(Citations and footnote omitted.) Davis, 275 Ga.App. at 774(1)(b). Because, as previously discussed, Pelham's underlying injury was the result of the assault and battery committed upon him by another football player, the assault and battery exception applied so as to bar all of his claims, including his claims for negligent training and supervision. See id. at 775(1)(b) (plaintiff could not circumvent assault and battery exception by alleging that the attack of the victim resulted from the state being “negligent or deliberately indifferent in their hiring, instruction, supervision, control, and discipline” of its officers or employees).

In sum, we conclude that the trial court did not err in dismissing under the GTCA all of Pelham's claims asserted against the Board of Regents. In reaching this conclusion, we certainly do not condone the alleged misconduct of the Georgia Southern coaching staff in this case; in fact, we urge the state to independently investigate the matter and commence any administrative disciplinary proceedings that might be warranted as the result of such an investigation. Nevertheless, while we sympathize with Pelham,

sovereign immunity is a harsh doctrine, not an equitable one. Indeed, it is just the opposite of equity—it is the state declaring that it cannot be sued even where it would otherwise be liable. Nevertheless, it is a constitutionally recognized doctrine, and the constitution expressly provides that immunity for tort claims can be waived only by a legislative act specifically providing for such waiver and setting forth the extent thereof.

(Punctuation and footnote omitted). Chin Pak, 317 Ga.App. at 489. The trial court's order of dismissal, therefore, must be affirmed.

Judgment affirmed.


1.  Because a motion to dismiss on sovereign immunity grounds is based upon the trial court's lack of subject matter jurisdiction, the trial court is entitled to make factual findings necessary to resolve the jurisdictional issue. See OCGA § 9–11–12(b)(1); Dept. of Transp. v. Dupree, 256 Ga.App. 668, 676(1)(c) (570 S.E.2d 1) (2002). When the trial court determines the jurisdictional issue based upon conflicting facts, the court's determination is reviewed on appeal under the any evidence rule. Bonner, 301 Ga.App. at 443. In the present case, however, the trial court did not make any factual findings but instead found that even if Pelham's factual allegations were true, his claims were barred by sovereign immunity.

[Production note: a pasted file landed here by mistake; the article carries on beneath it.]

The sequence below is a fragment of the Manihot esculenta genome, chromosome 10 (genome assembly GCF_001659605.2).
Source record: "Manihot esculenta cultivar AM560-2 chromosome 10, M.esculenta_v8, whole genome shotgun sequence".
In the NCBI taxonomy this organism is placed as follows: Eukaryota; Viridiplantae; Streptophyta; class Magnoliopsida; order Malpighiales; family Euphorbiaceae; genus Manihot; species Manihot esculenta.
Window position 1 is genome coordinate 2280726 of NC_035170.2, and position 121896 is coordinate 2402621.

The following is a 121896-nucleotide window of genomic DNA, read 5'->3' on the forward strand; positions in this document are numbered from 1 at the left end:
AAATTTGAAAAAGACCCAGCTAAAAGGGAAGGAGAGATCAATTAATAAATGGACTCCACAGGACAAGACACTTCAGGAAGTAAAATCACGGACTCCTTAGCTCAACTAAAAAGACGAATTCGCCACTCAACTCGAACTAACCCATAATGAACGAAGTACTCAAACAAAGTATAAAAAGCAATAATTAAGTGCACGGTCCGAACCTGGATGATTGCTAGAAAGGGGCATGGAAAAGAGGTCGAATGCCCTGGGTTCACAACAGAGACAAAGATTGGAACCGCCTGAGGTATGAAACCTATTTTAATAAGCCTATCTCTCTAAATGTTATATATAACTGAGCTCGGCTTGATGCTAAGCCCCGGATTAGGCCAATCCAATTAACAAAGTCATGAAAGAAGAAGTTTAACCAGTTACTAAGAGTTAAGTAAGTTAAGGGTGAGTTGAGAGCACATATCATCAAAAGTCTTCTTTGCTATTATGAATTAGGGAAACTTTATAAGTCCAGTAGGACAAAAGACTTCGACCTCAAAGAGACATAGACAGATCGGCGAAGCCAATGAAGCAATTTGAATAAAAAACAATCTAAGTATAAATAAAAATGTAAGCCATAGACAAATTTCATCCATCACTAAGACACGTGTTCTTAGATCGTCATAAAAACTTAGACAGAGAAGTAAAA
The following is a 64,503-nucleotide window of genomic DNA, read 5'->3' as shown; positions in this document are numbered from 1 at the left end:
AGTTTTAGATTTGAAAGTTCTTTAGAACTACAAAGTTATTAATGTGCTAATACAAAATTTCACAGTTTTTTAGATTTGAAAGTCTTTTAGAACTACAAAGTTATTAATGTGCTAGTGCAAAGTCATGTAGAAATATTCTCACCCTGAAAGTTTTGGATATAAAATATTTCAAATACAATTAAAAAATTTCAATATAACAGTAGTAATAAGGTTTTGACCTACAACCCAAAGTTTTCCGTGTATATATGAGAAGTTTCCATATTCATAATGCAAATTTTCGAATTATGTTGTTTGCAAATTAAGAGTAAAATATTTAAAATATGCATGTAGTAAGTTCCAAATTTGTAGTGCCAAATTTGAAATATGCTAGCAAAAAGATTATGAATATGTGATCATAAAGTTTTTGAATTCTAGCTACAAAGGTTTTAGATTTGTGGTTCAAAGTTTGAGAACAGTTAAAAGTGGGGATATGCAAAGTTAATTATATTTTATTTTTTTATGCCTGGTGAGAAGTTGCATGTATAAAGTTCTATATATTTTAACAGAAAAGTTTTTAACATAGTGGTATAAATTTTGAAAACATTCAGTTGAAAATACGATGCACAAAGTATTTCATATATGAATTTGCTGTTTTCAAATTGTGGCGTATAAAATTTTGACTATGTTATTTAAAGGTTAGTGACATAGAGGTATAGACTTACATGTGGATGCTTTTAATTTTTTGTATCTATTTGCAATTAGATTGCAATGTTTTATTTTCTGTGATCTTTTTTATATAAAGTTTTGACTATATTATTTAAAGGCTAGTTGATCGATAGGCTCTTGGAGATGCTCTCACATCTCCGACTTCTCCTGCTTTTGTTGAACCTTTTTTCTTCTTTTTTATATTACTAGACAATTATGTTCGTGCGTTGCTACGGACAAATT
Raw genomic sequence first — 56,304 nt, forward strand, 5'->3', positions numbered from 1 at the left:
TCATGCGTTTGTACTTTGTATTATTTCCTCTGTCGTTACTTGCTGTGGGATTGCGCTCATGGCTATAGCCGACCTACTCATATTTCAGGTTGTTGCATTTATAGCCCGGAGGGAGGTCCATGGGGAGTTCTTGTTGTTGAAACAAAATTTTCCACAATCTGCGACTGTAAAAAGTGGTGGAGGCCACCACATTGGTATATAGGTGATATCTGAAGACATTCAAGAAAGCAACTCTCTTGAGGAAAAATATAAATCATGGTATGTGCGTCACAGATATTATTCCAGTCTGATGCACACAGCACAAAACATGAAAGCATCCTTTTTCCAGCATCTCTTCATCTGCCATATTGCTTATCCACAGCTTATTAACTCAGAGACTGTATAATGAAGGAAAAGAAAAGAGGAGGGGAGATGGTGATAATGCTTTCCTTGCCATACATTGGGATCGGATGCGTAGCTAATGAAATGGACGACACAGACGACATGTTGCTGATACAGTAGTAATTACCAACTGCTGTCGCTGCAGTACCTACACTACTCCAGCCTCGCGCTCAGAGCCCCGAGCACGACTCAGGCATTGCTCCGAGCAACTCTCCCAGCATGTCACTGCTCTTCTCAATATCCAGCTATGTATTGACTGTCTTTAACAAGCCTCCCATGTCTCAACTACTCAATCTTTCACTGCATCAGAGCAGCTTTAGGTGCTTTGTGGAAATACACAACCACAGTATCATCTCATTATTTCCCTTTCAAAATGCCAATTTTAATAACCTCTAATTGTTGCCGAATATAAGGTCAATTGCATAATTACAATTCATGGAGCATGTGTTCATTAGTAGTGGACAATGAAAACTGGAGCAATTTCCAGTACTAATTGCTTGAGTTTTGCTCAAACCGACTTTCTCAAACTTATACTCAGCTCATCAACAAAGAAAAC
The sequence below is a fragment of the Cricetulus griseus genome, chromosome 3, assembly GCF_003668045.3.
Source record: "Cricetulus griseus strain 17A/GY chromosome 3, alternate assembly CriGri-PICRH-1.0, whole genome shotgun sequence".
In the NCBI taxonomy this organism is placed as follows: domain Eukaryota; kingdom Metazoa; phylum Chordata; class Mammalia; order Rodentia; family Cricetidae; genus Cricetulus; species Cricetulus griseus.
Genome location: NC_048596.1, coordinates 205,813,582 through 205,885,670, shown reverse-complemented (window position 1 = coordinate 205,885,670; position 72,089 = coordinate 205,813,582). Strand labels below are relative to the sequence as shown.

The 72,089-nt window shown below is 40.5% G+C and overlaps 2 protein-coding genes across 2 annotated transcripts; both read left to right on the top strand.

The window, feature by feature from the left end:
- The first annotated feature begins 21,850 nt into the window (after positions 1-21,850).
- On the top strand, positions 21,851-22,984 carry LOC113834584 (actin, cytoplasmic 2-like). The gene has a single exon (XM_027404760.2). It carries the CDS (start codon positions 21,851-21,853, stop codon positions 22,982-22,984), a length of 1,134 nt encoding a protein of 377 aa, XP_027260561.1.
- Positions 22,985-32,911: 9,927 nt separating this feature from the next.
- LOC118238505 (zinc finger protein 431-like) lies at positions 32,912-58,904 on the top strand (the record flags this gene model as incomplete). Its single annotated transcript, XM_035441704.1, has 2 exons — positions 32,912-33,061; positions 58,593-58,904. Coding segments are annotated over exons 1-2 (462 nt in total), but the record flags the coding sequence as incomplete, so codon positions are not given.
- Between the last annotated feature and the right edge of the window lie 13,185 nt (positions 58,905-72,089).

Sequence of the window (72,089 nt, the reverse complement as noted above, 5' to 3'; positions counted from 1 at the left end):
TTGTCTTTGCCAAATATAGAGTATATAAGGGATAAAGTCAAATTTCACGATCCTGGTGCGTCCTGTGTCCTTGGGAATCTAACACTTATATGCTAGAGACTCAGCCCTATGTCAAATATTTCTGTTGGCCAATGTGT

2.  Pelham also asserted negligence and punitive damages claims against Coach Hatcher and the Athletic Director of Georgia Southern in their individual capacities, but those claims were later dismissed without prejudice in a consent order.

3.  See also Chin Pak, 317 Ga.App. at 488–489 (Georgia Department of Behavioral Health & Development Disabilities entitled to sovereign immunity where it discharged patient from treatment facility over mother's objection and patient thereafter killed mother); Southerland v. Ga. Dept. of Corrections, 293 Ga.App. 56, 58–59(1) (666 S.E.2d 383) (2008) (Georgia Department of Corrections entitled to sovereign immunity where inmate was killed by fellow inmate); Davis v. Standifer, 275 Ga.App. 769, 773–775(1)(b) (621 S.E.2d 852) (2005) (state entities entitled to sovereign immunity where victim claimed state patrol officer sexually assaulted her during traffic stop); Ga. Military College v. Santamorena, 237 Ga.App. 58, 59–61(1)(a) (514 S.E.2d 82) (1999) (Georgia Military College protected by sovereign immunity where its alleged negligence led to student being raped by other student in barracks); Dept. of Human Resources v. Hutchinson, 217 Ga.App. 70, 71–73(1) (456 S.E.2d 642) (1995) (Department of Human Resources entitled to sovereign immunity where it placed juvenile in contract home and juvenile thereafter shot operator of the home).

BARNES, Presiding Judge.

MILLER and RAY, JJ., concur.